Reading the funding body’s decision on my application in October was a very physical sensation. Rather than crying, I screamed and ran towards a person I could hug. My PhD got funding for the next three years. Surprised and happy, I almost immediately worried about deserving it.
On the other hand, Vienna’s government elections in October brought no major surprises: The social democratic party (SPÖ) won. FPÖ lost many votes due to the scandal in 2019. Previously, the FPÖ had the mayor’s seat within their grasp. After the election of 2020, a new city coalition formed. Rather than continuing a Green–Social-Democratic rule, the SPÖ opted for a coalition with the market-liberal NEOS. At first, this move surprised. But then, it did not. Aside from personal quarrels, a more market-oriented approach was closer to the SPÖ’s policies than the eco-social transformation the Greens had in mind. A social-democratic and market-liberal coalition rules the city-state of Vienna now. Vienna took a new turn in its politics. The city government outlined economy-driven measures to revive growth.
Autumn was also the time of the US election, riots, and undemocratic denials. A radical ghost haunted parts of the world. In Europe, as in Austria, criticism of pandemic measures grew as a second, more severe wave of infections began. Physical distancing measures were reintroduced with people demanding more exceptions as fatigue was noticeable. Through that fatigue, on the last day before another lockdown of restaurants, a mass shooting happened in Vienna’s party districts. There has not been a mass shooting in Vienna in four decades. A trauma swept over the city, and nobody could escape it. Blame was given to de-radicalization programmes releasing incarcerated individuals early.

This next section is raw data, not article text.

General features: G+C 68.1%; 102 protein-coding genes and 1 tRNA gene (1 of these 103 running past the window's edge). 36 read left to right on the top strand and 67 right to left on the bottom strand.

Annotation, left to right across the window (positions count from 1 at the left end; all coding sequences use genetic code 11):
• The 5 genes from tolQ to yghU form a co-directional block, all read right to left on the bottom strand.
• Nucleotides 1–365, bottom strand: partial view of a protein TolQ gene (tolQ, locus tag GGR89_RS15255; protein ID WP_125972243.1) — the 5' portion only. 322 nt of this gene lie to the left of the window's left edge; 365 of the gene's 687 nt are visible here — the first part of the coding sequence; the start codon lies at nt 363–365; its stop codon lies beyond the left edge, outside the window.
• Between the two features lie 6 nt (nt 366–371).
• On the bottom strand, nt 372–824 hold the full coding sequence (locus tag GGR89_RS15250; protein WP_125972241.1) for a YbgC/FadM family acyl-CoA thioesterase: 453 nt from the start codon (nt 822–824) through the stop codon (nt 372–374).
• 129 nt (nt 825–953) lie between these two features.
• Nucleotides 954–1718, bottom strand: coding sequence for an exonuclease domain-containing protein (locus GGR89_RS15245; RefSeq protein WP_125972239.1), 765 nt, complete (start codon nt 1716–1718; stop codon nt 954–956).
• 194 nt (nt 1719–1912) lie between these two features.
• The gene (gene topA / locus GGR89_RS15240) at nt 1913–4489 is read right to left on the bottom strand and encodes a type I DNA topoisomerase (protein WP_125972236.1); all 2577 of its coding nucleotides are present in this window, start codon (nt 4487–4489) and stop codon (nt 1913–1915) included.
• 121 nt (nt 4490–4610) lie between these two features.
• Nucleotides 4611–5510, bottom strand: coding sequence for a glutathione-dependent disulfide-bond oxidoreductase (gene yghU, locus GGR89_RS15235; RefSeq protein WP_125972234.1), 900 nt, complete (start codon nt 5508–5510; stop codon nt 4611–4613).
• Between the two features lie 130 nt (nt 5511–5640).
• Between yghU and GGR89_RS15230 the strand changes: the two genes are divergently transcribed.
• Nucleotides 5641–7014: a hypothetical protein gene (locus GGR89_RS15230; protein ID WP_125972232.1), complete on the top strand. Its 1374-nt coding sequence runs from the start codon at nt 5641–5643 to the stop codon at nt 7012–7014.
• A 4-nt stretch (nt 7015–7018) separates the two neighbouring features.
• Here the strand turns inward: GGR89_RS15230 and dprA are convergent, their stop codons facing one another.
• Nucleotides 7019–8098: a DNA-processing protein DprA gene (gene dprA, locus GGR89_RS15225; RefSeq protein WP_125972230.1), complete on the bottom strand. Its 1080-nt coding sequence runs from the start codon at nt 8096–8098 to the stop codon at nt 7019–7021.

Five days after the shooting, a protest car drove through Vienna’s streets, playing muezzin singing followed by gunfire sounds. Some Viennese were appalled, but the outcry vanished rather quickly. In the coming weeks, political Islam was demonized more than before with new policies to track down and close mosques deemed radical. For my research, this observation meant being aware of who is in or out of the group benefiting from social measures. Who are the ones under suspicion, and what do policies do to either combat or even increase inequality?
The winter’s road back to the (commodified) future?
November was the last time I spent in Vienna. Infection numbers did not go down. Increasingly, people I knew caught the virus. Simultaneously, vaccination became a reality. Discussions on measures and questions of liberal democracy became dominant. Opposition and activists criticized the lockdown, economic distress, and uncertainty ahead. Protests were again part of urban but also rural spaces.